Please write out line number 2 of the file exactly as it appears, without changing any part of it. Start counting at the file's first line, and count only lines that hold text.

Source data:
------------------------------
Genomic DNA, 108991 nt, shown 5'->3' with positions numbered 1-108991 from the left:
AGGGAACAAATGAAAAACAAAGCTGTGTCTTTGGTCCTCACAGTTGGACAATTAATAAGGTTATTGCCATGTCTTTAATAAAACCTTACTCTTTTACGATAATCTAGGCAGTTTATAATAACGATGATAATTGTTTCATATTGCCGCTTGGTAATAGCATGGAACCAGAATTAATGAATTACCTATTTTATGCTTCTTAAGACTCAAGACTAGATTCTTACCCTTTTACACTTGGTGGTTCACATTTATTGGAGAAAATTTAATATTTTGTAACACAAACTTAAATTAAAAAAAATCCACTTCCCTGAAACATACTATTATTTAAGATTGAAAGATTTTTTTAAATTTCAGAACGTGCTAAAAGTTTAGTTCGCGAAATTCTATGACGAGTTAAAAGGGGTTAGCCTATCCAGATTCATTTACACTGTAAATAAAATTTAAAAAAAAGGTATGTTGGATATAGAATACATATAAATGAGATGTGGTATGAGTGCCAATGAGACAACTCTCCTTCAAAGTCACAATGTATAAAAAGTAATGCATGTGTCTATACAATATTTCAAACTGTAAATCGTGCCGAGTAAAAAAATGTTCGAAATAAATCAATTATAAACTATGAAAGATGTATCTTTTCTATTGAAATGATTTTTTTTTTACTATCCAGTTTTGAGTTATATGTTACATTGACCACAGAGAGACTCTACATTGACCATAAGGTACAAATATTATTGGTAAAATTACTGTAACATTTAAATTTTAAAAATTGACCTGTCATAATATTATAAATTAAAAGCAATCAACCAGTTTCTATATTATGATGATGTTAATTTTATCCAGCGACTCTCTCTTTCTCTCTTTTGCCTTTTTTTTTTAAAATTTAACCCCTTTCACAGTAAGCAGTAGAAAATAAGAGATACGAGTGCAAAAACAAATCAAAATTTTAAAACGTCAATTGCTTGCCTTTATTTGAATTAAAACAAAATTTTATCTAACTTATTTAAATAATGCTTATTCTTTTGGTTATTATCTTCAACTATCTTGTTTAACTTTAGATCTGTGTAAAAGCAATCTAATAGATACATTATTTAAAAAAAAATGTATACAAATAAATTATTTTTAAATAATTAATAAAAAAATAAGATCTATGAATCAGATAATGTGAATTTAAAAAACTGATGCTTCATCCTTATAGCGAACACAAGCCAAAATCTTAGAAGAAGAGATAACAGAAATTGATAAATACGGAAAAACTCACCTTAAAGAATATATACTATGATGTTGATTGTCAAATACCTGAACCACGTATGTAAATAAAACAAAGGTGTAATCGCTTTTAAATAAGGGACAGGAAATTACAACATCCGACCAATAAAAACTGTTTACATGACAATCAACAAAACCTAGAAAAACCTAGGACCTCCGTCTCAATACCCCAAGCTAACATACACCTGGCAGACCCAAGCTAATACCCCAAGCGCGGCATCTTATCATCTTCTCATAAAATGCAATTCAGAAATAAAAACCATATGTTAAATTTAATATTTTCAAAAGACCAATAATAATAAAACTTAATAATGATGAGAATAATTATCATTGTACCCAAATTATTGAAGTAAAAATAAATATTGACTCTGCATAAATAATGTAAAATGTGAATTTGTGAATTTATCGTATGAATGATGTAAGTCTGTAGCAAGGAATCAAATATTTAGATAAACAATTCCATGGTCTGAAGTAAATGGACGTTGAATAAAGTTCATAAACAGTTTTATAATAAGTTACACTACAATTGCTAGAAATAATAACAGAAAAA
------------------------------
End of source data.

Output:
AGGGAACAAATGAAAAACAAAGCTGTGTCTTTGGTCCTCACAGTTGGACAATTAATAAGGTTATTGCCATGTCTTTAATAAAACCTTACTCTTTTACGATAATCTAGGCAGTTTATAATAACGATGATAATTGTTTCATATTGCCGCTTGGTAATAGCATGGAACCAGAATTAATGAATTACCTATTTTATGCTTCTTAAGACTCAAGACTAGATTCTTACCCTTTTACACTTGGTGGTTCACATTTATTGGAGAAAATTTAATATTTTGTAACACAAACTTAAATTAAAAAAAATCCACTTCCCTGAAACATACTATTATTTAAGATTGAAAGATTTTTTTAAATTTCAGAACGTGCTAAAAGTTTAGTTCGCGAAATTCTATGACGAGTTAAAAGGGGTTAGCCTATCCAGATTCATTTACACTGTAAATAAAATTTAAAAAAAAGGTATGTTGGATATAGAATACATATAAATGAGATGTGGTATGAGTGCCAATGAGACAACTCTCCTTCAAAGTCACAATGTATAAAAAGTAATGCATGTGTCTATACAATATTTCAAACTGTAAATCGTGCCGAGTAAAAAAATGTTCGAAATAAATCAATTATAAACTATGAAAGATGTATCTTTTCTATTGAAATGATTTTTTTTTTACTATCCAGTTTTGAGTTATATGTTACATTGACCACAGAGAGACTCTACATTGACCATAAGGTACAAATATTATTGGTAAAATTACTGTAACATTTAAATTTTAAAAATTGACCTGTCATAATATTATAAATTAAAAGCAATCAACCAGTTTCTATATTATGATGATGTTAATTTTATCCAGCGACTCTCTCTTTCTCTCTTTTGCCTTTTTTTTTTAAAATTTAACCCCTTTCACAGTAAGCAGTAGAAAATAAGAGATACGAGTGCAAAAACAAATCAAAATTTTAAAACGTCAATTGCTTGCCTTTATTTGAATTAAAACAAAATTTTATCTAACTTATTTAAATAATGCTTATTCTTTTGGTTATTATCTTCAACTATCTTGTTTAACTTTAGATCTGTGTAAAAGCAATCTAATAGATACATTATTTAAAAAAAAATGTATACAAATAAATTATTTTTAAATAATTAATAAAAAAATAAGATCTATGAATCAGATAATGTGAATTTAAAAAACTGATGCTTCATCCTTATAGCGAACACAAGCCAAAATCTTAGAAGAAGAGATAACAGAAATTGATAAATACGGAAAAACTCACCTTAAAGAATATATACTATGATGTTGATTGTCAAATACCTGAACCACGTATGTAAATAAAACAAAGGTGTAATCGCTTTTAAATAAGGGACAGGAAATTACAACATCCGACCAATAAAAACTGTTTACATGACAATCAACAAAACCTAGAAAAACCTAGGACCTCCGTCTCAATACCCCAAGCTAACATACACCTGGCAGACCCAAGCTAATACCCCAAGCGCGGCATCTTATCATCTTCTCATAAAATGCAATTCAGAAATAAAAACCATATGTTAAATTTAATATTTTCAAAAGACCAATAATAATAAAACTTAATAATGATGAGAATAATTATCATTGTACCCAAATTATTGAAGTAAAAATAAATATTGACTCTGCATAAATAATGTAAAATGTGAATTTGTGAATTTATCGTATGAATGATGTAAGTCTGTAGCAAGGAATCAAATATTTAGATAAACAATTCCATGGTCTGAAGTAAATGGACGTTGAATAAAGTTCATAAACAGTTTTATAATAAGTTACACTACAATTGCTAGAAATAATAACAGAAAAA